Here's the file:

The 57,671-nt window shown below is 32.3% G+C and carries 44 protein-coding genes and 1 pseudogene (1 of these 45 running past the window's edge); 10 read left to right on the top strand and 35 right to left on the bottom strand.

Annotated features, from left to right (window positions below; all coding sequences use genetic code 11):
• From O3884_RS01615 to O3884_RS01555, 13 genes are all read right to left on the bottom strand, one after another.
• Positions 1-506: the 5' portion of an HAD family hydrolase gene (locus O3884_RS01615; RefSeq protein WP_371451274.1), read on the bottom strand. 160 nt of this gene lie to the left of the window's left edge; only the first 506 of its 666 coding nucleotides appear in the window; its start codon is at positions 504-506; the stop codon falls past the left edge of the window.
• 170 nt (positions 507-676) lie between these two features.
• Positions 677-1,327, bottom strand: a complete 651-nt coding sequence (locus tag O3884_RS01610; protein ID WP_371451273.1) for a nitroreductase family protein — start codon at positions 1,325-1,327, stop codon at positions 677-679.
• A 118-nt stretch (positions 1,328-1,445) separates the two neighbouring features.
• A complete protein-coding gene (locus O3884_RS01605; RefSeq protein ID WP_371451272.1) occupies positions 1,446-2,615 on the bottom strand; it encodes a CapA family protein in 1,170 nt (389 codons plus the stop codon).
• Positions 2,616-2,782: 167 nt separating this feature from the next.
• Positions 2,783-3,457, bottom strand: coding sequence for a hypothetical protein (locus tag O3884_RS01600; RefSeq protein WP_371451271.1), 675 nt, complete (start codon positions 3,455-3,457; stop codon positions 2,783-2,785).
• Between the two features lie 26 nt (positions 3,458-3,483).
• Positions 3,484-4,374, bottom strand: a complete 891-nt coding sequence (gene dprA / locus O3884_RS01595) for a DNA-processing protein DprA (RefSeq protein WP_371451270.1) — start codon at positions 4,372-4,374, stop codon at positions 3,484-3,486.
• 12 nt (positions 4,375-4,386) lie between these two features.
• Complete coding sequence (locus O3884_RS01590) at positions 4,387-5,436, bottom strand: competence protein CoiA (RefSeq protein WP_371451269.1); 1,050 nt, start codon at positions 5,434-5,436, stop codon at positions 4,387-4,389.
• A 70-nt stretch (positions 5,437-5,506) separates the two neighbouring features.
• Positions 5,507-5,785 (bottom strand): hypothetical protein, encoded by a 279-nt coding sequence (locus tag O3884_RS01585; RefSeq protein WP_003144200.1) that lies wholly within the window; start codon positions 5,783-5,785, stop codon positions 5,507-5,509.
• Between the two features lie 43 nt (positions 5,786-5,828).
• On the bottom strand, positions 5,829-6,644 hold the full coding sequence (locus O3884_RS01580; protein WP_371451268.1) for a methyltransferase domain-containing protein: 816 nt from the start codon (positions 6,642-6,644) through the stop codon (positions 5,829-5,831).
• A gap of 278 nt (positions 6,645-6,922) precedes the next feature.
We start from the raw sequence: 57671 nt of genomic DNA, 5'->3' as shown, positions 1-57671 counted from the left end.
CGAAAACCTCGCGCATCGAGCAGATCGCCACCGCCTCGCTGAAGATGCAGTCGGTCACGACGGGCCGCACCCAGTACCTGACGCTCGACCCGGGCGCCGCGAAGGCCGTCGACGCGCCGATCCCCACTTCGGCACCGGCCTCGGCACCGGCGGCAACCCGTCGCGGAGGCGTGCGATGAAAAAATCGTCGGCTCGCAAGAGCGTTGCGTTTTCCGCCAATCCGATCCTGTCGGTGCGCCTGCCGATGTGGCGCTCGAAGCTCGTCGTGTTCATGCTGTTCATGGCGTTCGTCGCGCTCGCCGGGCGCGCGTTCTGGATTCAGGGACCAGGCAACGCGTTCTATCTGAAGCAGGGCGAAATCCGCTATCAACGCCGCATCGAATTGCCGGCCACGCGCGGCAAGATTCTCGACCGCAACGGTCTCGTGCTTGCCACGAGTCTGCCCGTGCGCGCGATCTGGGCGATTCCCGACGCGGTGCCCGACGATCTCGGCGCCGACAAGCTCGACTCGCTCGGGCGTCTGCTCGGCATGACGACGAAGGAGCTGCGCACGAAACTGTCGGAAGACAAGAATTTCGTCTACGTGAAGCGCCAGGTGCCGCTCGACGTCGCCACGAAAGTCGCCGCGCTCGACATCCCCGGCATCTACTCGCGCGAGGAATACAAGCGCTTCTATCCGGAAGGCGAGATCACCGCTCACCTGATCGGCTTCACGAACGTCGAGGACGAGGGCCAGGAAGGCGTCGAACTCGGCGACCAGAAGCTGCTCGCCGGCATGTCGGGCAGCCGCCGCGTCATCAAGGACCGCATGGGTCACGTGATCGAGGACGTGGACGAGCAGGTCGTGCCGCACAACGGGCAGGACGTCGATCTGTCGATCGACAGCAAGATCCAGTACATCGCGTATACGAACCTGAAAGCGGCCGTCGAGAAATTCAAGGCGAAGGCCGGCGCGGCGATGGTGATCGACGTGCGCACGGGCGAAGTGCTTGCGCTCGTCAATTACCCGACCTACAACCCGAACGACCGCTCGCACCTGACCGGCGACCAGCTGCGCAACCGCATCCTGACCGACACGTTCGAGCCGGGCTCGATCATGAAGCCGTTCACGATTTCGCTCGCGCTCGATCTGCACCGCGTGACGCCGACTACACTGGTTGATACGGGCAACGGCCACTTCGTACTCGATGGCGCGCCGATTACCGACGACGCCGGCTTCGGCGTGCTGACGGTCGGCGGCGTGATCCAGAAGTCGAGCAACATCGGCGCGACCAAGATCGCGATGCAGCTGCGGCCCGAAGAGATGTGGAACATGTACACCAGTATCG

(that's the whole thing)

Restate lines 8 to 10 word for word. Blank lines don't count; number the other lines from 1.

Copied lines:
• A complete protein-coding gene (locus O3884_RS01605; RefSeq protein ID WP_371451272.1) occupies positions 1,446-2,615 on the bottom strand; it encodes a CapA family protein in 1,170 nt (389 codons plus the stop codon).
• Positions 2,616-2,782: 167 nt separating this feature from the next.
• Positions 2,783-3,457, bottom strand: coding sequence for a hypothetical protein (locus tag O3884_RS01600; RefSeq protein WP_371451271.1), 675 nt, complete (start codon positions 3,455-3,457; stop codon positions 2,783-2,785).